Surf Beach 6:00am-8:00pm10/1-4/14 6:00am- 10:00pm 4/15- 9/31
Bluffs/Trails 6:00am- Sunset NO CAMPING until May 19th
San Mateo Campground 6:00am- 10:00pm
San Onofre State Beach is one of California's most popular beaches and hosts surfers, swimmers, sunbathers, campers, kayakers, birders, fishermen and bicyclists. It has almost 2.5 million visitors per year and it is one of the top five most-visited state parks in California. Whales, dolphins and sea lions can be seen offshore from time to time. Governor Ronald Reagan established San Onofre State Beach in 1971. The state beach has three distinct areas: the San Onofre Bluffs, the San Mateo Campground and the San Onofre Surf Beach.
San Onofre Bluffs is located at 5200 S. Pacific Coast Hwy, San Clemente, CA, 92672 and offers camping and day-use parking along Old Highway 101 adjacent to the beautiful sandstone bluffs. This beach below is popular with swimmers and surfers with six rugged dirt access trails cut into the bluff above. All campsites include a fire pit and picnic table. The campground offers cold outdoor showers and chemical toilets. No RV hookups are available, however, there is a RV dump-station.
San Onofre - San Mateo Campground is at 830 Cristianitos, San Clemente, CA, 92672 a short distance inland from the 3.5-miles of sandy beaches within San Onofre State Beach. A 1.5-mile Nature Trail connects the campground to “Trestles Beach,” the world class surfing site. Surfers using redwood boards have visited San Onofre since at least the 1940s; San Mateo Creek flows just east of the campground outward towards the ocean creating key riparian and wetland habitats which host some rare and even endangered species. All campsites include a fire pit and picnic table. RV Hookup sites are available with electricity and water. Other amenities includes a dump-station, hot indoor showers, and flush toilets. Camping is available year-round.
San Onofre Surf Beach offers a world renowned and historical surf break. This area of the beach is only for “day-use” and there is no camping. Chemical toilets. cold showers, and a limited number of fire pits are available. Note: Alcohol is not permitted on any beach area at San Onofre.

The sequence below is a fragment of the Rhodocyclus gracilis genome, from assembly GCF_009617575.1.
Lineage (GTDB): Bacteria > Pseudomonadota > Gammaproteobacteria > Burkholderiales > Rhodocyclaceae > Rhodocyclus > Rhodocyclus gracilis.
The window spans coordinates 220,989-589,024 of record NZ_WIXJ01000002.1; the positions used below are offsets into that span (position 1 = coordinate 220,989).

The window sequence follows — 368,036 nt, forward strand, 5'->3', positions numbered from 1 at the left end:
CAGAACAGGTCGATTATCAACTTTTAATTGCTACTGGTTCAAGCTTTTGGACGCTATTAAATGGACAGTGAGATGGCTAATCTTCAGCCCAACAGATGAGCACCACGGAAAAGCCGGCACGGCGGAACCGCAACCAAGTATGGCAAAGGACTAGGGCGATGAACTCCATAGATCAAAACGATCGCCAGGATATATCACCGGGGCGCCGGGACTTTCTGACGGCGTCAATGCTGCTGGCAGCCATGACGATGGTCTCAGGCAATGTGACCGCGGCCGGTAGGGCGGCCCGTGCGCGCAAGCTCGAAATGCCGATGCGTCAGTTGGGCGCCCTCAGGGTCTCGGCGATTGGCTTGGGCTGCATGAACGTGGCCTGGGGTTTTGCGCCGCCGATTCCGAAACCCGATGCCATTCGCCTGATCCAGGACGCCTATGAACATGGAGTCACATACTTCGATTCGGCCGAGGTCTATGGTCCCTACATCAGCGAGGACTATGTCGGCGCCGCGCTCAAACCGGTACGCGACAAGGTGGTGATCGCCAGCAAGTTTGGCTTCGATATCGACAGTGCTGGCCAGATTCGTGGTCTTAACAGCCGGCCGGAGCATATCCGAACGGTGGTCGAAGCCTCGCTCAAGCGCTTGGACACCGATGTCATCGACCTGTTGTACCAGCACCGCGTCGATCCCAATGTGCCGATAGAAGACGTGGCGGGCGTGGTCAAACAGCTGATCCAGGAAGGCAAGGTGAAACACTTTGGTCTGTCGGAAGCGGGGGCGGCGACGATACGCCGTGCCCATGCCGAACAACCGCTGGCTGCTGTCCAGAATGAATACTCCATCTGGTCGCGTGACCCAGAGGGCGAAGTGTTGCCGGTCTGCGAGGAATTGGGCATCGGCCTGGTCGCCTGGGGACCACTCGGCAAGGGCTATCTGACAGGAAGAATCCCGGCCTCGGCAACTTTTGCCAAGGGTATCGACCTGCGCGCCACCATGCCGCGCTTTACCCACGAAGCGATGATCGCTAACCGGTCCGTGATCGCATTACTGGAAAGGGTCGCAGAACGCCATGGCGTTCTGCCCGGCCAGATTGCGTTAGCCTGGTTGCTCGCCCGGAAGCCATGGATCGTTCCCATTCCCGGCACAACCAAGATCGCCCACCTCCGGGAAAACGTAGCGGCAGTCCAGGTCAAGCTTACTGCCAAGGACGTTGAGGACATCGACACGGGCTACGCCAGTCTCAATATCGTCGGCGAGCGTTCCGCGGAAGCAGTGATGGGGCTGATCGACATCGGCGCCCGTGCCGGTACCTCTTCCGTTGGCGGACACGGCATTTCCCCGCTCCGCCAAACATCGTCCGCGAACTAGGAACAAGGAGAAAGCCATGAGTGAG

San Onofre has several surf breaks ranging from beginner’s gentle breaking waves to one of the premiere surf breaks in the United States at Trestles
• Trestles - Trestles is inaccessible by vehicle; a long walk via a nature trail from either the north or south end passing under the Trestles Bridge is necessary for access. This world-famous surfing area is known for its consistent waves.
• Church - Located near the Camp Pendleton Beach Resort, Church provides sunbathing and bird watching. The name refers to the long-gone chapel which was located near the site.
• Surf Beach –The area of beach is divided by the locality (named from north to south) into three breaks spots known as “The Point,” “Old Man’s,” and “Dogpatch.” All perform best on a south swell, though the beach takes any surf and slows it down to a very slow pace. The entire area is covered by a rock reef, often making walking into or out of the water difficult.
• Trails - Trails is the most southern of surf spots in this region and includes both rock bottom and sandy breaks. Trails is also the last point to camp at San Onofre. Camping is on the bluffs with cold showers and 'flush' pit toilets nearby.
Surfline provides an internet source of beach weather and surf reports, including live streaming video feeds, and is Proud Partner of California State Parks.
This state beach is 3 miles south of the city of San Clemente on Interstate 5 at Basilone Road. San Onofre Bluffs and San Onofre Surf Beach are located south of San Clemente on I-5 (Exit Basilone Road). The San Mateo Campground is located on the outer edge of San Clemente; 1 mile inland from I-5 (Exit Cristianitos)
Native America History: Panhe
San Onofre State Beach is the site of an ancient sacred California Indian village called “Panhe.” It was a large village and burial site of the “Acjachemen” people over 8,000 years ago. Many Acjachemen people trace their lineage back to Panhe. The site continues to be a sacred, ceremonial and cultural location for Acjachemen Indians. It was the site of the first baptism in California, and in 1769 saw the first close contact between Spanish explorers, Catholic missionaries and the Acjachemen Indians.
The “United Coalition to Protect Panhe” and “The City Project” advocate for the preservation of this important historic site.